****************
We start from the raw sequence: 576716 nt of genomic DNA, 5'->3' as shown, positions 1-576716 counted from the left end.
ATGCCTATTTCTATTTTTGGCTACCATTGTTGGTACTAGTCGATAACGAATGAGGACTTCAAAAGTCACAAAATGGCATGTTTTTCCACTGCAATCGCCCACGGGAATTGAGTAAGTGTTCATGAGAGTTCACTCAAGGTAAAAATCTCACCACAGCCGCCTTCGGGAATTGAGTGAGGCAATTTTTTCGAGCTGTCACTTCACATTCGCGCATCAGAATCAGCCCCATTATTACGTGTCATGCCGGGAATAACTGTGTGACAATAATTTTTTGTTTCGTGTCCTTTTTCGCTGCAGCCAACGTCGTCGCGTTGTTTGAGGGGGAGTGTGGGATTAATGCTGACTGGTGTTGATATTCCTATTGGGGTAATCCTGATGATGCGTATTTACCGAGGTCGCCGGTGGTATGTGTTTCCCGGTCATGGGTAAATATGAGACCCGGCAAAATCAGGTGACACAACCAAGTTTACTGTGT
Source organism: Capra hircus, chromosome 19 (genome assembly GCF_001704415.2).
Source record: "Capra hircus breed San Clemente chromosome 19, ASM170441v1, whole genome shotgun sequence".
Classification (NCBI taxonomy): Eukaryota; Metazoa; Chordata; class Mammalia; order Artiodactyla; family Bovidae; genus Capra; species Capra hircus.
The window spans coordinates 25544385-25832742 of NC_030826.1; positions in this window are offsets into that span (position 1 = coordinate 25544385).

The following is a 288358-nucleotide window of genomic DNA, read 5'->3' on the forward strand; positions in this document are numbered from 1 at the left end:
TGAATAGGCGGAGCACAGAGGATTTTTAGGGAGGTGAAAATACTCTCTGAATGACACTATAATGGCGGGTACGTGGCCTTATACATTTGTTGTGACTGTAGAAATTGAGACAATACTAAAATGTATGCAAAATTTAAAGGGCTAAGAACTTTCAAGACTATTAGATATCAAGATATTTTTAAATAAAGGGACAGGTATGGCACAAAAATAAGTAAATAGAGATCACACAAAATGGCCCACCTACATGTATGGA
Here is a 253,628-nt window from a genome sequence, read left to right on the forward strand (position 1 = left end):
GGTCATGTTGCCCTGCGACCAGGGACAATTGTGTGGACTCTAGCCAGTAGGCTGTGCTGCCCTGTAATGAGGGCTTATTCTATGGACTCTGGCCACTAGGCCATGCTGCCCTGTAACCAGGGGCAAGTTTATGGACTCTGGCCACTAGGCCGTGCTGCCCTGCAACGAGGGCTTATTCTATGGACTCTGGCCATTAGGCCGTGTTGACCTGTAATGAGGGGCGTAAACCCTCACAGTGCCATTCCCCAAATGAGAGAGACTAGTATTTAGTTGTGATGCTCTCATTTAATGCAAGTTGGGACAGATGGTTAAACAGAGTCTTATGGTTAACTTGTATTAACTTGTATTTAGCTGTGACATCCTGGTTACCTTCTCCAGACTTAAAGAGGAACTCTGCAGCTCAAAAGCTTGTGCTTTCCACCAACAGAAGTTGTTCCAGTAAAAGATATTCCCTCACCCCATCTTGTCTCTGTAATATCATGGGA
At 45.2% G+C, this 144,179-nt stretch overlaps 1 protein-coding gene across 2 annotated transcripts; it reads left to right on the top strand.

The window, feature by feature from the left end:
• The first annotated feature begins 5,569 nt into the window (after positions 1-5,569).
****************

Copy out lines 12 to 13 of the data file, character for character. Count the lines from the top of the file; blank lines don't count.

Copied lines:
The window, feature by feature from the left end:
• The first annotated feature begins 5,569 nt into the window (after positions 1-5,569).